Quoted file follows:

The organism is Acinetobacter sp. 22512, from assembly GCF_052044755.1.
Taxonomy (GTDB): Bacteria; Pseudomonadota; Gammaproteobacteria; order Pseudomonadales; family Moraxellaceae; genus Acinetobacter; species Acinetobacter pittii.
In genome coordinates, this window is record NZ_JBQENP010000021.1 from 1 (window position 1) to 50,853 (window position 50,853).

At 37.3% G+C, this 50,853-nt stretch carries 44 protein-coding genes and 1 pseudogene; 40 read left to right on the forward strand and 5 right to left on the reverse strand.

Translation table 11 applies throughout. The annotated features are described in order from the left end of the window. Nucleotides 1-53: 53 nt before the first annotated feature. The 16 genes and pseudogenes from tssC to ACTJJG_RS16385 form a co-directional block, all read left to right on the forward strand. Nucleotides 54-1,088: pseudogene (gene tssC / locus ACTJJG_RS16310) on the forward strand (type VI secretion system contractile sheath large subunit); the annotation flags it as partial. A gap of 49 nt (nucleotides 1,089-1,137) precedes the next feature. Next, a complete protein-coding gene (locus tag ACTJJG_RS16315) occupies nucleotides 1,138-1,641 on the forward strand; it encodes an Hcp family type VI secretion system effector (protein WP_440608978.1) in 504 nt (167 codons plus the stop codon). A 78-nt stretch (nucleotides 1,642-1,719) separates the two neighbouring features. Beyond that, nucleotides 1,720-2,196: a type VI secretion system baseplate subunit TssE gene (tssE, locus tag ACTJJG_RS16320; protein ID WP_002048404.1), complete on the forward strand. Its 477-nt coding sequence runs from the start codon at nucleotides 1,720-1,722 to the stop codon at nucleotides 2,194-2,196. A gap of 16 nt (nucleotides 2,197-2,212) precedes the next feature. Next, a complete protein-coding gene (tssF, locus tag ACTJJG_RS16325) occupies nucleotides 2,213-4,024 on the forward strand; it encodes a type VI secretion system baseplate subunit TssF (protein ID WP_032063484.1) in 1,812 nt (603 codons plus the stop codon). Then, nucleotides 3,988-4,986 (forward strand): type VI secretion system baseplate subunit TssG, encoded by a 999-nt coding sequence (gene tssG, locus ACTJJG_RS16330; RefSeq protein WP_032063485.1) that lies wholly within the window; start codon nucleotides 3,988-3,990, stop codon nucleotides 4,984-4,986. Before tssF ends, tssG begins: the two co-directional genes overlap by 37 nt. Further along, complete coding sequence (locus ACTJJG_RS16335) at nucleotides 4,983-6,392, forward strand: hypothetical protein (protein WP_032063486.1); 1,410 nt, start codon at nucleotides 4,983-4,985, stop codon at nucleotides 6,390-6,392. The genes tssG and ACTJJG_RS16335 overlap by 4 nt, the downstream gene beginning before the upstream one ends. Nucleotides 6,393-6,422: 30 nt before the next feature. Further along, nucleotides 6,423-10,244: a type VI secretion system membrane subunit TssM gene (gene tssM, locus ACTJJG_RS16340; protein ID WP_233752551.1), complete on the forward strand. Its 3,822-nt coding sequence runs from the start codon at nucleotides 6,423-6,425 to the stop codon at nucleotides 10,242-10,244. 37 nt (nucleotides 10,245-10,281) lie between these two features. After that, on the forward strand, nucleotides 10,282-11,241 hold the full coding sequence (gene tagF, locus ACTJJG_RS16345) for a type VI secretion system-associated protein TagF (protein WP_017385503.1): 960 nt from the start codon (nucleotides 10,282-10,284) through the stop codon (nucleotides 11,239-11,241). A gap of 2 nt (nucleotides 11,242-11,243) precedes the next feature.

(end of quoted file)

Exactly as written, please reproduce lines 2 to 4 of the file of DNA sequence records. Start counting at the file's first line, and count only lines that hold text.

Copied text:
Taxonomy (GTDB): Bacteria; Pseudomonadota; Gammaproteobacteria; order Pseudomonadales; family Moraxellaceae; genus Acinetobacter; species Acinetobacter pittii.
In genome coordinates, this window is record NZ_JBQENP010000021.1 from 1 (window position 1) to 50,853 (window position 50,853).

At 37.3% G+C, this 50,853-nt stretch carries 44 protein-coding genes and 1 pseudogene; 40 read left to right on the forward strand and 5 right to left on the reverse strand.